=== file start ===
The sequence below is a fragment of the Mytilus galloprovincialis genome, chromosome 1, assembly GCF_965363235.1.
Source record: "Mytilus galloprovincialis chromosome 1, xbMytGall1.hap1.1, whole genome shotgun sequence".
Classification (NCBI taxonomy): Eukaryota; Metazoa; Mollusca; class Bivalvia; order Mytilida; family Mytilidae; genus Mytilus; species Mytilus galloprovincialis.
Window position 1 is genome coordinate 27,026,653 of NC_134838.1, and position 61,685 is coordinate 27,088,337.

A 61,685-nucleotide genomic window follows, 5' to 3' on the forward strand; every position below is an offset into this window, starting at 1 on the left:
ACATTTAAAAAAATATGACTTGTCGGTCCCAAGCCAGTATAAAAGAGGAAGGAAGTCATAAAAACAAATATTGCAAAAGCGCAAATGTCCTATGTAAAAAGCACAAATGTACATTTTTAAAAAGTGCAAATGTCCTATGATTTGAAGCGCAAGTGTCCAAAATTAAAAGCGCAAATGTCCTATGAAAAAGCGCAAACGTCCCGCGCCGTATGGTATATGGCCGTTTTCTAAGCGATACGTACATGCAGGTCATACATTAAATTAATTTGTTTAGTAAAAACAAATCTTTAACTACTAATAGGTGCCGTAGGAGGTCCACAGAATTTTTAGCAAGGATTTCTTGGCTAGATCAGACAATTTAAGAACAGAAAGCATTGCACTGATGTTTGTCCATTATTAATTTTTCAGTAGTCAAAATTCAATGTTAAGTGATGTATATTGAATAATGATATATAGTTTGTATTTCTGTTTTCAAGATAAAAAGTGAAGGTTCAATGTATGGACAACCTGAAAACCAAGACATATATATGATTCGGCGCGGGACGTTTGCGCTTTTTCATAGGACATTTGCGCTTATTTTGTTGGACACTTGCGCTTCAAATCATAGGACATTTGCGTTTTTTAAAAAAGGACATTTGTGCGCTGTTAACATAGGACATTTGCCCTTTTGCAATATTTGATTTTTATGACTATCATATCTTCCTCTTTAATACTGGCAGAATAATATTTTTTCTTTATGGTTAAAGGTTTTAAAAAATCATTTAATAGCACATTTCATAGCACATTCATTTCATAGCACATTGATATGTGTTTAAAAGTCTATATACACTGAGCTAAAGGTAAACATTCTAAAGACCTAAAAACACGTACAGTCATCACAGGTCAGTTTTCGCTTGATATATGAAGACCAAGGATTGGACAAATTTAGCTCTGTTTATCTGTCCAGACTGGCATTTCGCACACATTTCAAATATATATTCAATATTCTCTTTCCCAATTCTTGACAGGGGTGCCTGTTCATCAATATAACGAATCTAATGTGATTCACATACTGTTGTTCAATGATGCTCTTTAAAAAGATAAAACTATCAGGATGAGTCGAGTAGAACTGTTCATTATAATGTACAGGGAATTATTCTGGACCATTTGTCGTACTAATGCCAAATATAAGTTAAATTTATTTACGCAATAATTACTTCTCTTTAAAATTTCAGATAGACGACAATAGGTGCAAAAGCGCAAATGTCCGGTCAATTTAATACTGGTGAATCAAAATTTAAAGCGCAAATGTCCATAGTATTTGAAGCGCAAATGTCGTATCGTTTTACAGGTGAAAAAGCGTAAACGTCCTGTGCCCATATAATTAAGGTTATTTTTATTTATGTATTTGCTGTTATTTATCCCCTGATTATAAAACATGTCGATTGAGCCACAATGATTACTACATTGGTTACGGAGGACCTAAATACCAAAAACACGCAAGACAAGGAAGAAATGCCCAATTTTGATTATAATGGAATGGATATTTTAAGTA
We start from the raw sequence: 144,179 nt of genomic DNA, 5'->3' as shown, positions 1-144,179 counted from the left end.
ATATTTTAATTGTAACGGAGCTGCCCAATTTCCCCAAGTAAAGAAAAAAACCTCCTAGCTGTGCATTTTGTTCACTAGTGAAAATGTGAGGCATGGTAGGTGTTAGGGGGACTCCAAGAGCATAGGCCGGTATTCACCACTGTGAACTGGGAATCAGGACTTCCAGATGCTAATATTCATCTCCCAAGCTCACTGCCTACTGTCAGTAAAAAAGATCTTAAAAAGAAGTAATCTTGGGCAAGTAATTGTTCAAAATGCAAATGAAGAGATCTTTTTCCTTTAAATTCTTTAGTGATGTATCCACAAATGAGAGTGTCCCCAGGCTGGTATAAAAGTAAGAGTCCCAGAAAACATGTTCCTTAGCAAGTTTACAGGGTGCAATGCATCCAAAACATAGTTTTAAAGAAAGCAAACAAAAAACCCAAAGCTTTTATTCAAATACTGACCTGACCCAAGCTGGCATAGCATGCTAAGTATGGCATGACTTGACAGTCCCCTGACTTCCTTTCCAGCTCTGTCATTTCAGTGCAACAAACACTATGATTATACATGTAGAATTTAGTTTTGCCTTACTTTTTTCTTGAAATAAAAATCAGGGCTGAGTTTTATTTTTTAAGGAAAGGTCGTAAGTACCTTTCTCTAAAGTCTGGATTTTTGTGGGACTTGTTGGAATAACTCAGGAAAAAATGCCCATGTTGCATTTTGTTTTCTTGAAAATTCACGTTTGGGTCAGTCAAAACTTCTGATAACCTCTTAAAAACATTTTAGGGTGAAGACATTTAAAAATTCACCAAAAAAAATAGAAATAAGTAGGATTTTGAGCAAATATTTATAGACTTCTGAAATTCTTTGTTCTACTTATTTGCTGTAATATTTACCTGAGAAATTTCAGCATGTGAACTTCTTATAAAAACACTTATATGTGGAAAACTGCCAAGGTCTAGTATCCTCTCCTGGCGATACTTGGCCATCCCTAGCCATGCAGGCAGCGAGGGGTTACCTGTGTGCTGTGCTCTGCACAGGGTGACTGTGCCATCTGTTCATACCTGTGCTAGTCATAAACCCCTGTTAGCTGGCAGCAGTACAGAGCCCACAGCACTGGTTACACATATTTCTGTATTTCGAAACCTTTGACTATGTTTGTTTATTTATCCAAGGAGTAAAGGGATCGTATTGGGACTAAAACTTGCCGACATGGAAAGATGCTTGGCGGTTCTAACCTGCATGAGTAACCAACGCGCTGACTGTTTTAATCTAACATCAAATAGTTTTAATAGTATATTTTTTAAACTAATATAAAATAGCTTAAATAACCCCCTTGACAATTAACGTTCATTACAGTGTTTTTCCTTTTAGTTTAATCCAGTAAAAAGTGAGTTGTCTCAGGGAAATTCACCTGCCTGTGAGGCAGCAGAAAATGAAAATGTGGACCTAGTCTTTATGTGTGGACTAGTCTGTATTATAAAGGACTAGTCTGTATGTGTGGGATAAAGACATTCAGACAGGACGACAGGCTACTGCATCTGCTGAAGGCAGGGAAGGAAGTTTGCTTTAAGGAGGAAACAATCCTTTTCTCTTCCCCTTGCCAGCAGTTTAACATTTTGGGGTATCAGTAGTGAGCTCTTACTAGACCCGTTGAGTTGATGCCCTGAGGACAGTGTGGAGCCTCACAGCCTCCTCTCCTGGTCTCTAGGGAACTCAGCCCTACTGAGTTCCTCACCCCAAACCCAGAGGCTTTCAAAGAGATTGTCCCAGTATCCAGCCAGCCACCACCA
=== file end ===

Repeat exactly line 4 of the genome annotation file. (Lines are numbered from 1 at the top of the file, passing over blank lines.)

Window position 1 is genome coordinate 27,026,653 of NC_134838.1, and position 61,685 is coordinate 27,088,337.